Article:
1. ## one prove question

Let A and C be subset of $\displaystyle R^n$ with boundaries B(A), B(C) respectively. Prove or disprove:
(1) B(AUC) = B(A)UB(C)
(2) B(A$\displaystyle \cap$C) = B(A)$\displaystyle \cap$B(C)

2. Originally Posted by wopashui
Let A and C be subset of $\displaystyle R^n$ with boundaries B(A), B(C) respectively. Prove or disprove:
(1) B(AUC) = B(A)UB(C)
(2) B(A$\displaystyle \cap$C) = B(A)$\displaystyle \cap$B(C)
I haven't studied this formally per se, but both (1) and (2) seem to fail when we consider the simple case of two intersecting spheres in R^3, or even just intersecting discs in R^2.

Edit: Actually easier to write in $\displaystyle \,\mathbb{R}$,

let $\displaystyle A = [0,3], C = [1,2]$,

so

$\displaystyle B(A) = \{0, 3\}$,

$\displaystyle B(C) = \{1, 2\}$,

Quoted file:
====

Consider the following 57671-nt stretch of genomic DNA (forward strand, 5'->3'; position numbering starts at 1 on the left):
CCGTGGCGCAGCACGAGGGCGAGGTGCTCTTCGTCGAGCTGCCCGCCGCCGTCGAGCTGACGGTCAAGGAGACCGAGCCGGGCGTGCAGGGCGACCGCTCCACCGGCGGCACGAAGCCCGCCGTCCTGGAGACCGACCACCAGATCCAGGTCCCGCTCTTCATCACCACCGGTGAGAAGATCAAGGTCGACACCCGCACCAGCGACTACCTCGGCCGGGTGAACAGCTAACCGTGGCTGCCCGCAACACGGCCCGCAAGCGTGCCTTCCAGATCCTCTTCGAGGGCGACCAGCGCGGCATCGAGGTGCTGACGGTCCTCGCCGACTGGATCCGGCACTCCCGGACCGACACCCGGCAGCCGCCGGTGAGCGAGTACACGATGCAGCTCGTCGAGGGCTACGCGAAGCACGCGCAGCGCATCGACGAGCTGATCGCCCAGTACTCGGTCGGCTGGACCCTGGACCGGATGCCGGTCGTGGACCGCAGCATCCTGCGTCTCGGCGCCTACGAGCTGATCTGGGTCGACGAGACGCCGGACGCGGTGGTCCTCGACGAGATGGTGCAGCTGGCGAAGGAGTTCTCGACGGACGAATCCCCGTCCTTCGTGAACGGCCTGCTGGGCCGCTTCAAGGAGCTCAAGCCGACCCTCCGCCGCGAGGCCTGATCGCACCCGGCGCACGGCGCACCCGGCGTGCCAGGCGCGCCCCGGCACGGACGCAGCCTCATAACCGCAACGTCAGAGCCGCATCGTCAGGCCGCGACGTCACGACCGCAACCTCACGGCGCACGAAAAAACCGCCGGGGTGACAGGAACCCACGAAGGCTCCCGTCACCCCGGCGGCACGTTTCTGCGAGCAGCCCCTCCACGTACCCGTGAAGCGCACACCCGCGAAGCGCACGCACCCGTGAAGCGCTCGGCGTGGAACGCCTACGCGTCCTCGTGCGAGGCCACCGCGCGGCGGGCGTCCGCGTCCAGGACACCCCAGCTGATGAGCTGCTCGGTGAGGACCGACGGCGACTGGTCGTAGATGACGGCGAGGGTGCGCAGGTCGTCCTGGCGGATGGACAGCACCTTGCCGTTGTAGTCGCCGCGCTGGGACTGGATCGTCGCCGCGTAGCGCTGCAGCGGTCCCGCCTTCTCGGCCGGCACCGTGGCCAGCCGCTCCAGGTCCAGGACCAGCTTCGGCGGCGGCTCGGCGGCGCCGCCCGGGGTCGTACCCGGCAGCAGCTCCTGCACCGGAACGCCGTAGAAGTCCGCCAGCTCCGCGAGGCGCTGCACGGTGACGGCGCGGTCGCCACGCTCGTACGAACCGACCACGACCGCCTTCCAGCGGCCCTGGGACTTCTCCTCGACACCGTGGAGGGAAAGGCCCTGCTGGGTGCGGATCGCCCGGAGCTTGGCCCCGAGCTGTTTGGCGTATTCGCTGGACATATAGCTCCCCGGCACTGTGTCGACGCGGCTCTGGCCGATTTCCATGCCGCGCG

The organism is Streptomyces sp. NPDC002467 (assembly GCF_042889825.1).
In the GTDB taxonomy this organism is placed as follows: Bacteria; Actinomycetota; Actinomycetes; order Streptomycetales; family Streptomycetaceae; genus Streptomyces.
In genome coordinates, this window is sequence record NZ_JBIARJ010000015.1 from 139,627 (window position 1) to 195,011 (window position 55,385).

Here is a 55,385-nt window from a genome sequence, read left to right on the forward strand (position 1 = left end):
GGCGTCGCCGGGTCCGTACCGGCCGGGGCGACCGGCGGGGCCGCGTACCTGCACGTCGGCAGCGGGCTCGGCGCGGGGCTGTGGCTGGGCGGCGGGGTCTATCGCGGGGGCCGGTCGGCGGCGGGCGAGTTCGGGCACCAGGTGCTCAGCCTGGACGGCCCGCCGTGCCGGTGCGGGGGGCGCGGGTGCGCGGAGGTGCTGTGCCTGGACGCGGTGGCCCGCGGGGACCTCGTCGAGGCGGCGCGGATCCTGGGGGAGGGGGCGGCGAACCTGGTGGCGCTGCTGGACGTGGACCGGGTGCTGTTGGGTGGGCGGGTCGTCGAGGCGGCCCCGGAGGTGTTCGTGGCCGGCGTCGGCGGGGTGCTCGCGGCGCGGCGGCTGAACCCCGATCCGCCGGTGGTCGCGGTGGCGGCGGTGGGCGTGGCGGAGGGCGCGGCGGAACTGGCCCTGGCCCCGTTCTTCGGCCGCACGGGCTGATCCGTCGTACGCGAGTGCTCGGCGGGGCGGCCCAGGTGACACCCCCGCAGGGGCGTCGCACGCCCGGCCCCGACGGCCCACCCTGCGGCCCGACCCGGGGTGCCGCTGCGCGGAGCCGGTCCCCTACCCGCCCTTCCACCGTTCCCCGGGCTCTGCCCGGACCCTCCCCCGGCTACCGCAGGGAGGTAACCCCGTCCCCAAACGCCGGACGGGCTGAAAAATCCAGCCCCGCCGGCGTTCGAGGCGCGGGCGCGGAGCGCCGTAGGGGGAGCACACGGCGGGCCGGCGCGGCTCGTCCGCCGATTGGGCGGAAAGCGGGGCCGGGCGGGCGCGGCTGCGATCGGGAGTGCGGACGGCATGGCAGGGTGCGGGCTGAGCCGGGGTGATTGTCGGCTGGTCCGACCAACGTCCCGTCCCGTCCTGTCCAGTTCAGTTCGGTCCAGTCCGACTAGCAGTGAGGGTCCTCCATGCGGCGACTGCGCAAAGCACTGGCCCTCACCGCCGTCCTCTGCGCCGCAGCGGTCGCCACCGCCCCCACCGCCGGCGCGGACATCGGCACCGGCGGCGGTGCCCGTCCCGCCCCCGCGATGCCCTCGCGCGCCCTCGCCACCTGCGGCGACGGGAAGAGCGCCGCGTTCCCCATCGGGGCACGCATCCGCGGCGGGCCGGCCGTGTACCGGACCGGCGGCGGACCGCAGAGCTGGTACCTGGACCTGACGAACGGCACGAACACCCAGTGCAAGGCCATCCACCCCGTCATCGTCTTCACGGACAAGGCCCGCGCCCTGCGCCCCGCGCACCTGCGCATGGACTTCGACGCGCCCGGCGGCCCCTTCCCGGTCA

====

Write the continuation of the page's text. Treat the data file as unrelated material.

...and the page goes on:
$\displaystyle B(A \cup C) = \{0, 3\}$,

$\displaystyle B(A) \cup B(C) = \{0,1,2,3\}$,

$\displaystyle B(A \cap C) = \{1,2\}$,

$\displaystyle B(A) \cap B(C) = \emptyset$

3. Originally Posted by undefined
I haven't studied this formally per se, but both (1) and (2) seem to fail when we consider the simple case of two intersecting spheres in R^3, or even just intersecting discs in R^2.

Edit: Actually easier to write in $\displaystyle \,\mathbb{R}$,

let $\displaystyle A = [0,3], C = [1,2]$,

so

$\displaystyle B(A) = \{0, 3\}$,

$\displaystyle B(C) = \{1, 2\}$,

$\displaystyle B(A \cup C) = \{0, 3\}$,

$\displaystyle B(A) \cup B(C) = \{0,1,2,3\}$,

$\displaystyle B(A \cap C) = \{1,2\}$,

$\displaystyle B(A) \cap B(C) = \emptyset$
is this situation only in $\displaystyle R^1$ or applied in $\displaystyle R^n$

4. Originally Posted by wopashui
is this situation only in $\displaystyle R^1$ or applied in $\displaystyle R^n$
The edit was written just for $\displaystyle \mathbb{R}$, but in order to disprove a statement you only need one counterexample.

Like I said though I haven't studied this formally but it seems all right.